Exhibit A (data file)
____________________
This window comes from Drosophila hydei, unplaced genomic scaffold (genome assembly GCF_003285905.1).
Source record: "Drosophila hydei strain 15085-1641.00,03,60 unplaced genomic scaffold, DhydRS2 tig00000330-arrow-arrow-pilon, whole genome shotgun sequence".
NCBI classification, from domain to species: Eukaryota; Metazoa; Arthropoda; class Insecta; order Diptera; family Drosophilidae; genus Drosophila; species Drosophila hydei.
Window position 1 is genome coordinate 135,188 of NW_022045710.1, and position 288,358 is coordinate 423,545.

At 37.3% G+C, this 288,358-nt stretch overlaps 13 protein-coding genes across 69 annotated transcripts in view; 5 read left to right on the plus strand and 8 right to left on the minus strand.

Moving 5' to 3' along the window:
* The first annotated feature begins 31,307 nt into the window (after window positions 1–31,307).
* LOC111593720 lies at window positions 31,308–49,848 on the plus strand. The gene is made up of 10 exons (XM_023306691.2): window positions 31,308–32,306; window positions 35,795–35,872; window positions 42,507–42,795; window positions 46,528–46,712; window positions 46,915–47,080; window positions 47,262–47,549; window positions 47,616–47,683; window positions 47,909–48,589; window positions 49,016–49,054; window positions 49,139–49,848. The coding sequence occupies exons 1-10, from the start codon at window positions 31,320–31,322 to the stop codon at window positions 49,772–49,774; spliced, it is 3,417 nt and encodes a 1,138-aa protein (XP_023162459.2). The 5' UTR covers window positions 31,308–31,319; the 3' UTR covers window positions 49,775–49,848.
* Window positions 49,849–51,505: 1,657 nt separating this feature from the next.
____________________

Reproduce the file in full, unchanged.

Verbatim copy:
This window comes from Drosophila hydei, unplaced genomic scaffold (genome assembly GCF_003285905.1).
Source record: "Drosophila hydei strain 15085-1641.00,03,60 unplaced genomic scaffold, DhydRS2 tig00000330-arrow-arrow-pilon, whole genome shotgun sequence".
NCBI classification, from domain to species: Eukaryota; Metazoa; Arthropoda; class Insecta; order Diptera; family Drosophilidae; genus Drosophila; species Drosophila hydei.
Window position 1 is genome coordinate 135,188 of NW_022045710.1, and position 288,358 is coordinate 423,545.

At 37.3% G+C, this 288,358-nt stretch overlaps 13 protein-coding genes across 69 annotated transcripts in view; 5 read left to right on the plus strand and 8 right to left on the minus strand.

Moving 5' to 3' along the window:
* The first annotated feature begins 31,307 nt into the window (after window positions 1–31,307).
* LOC111593720 lies at window positions 31,308–49,848 on the plus strand. The gene is made up of 10 exons (XM_023306691.2): window positions 31,308–32,306; window positions 35,795–35,872; window positions 42,507–42,795; window positions 46,528–46,712; window positions 46,915–47,080; window positions 47,262–47,549; window positions 47,616–47,683; window positions 47,909–48,589; window positions 49,016–49,054; window positions 49,139–49,848. The coding sequence occupies exons 1-10, from the start codon at window positions 31,320–31,322 to the stop codon at window positions 49,772–49,774; spliced, it is 3,417 nt and encodes a 1,138-aa protein (XP_023162459.2). The 5' UTR covers window positions 31,308–31,319; the 3' UTR covers window positions 49,775–49,848.
* Window positions 49,849–51,505: 1,657 nt separating this feature from the next.